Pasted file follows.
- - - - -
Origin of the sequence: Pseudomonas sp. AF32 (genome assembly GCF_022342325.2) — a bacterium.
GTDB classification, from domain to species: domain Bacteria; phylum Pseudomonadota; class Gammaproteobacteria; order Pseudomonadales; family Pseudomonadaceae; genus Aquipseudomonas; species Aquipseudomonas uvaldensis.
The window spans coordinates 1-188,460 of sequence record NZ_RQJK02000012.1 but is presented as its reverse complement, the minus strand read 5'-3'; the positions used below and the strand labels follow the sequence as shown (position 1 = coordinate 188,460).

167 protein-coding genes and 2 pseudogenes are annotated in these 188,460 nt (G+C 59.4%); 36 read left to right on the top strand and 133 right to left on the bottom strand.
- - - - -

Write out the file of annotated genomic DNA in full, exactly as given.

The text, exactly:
Origin of the sequence: Pseudomonas sp. AF32 (genome assembly GCF_022342325.2) — a bacterium.
GTDB classification, from domain to species: domain Bacteria; phylum Pseudomonadota; class Gammaproteobacteria; order Pseudomonadales; family Pseudomonadaceae; genus Aquipseudomonas; species Aquipseudomonas uvaldensis.
The window spans coordinates 1-188,460 of sequence record NZ_RQJK02000012.1 but is presented as its reverse complement, the minus strand read 5'-3'; the positions used below and the strand labels follow the sequence as shown (position 1 = coordinate 188,460).

167 protein-coding genes and 2 pseudogenes are annotated in these 188,460 nt (G+C 59.4%); 36 read left to right on the top strand and 133 right to left on the bottom strand.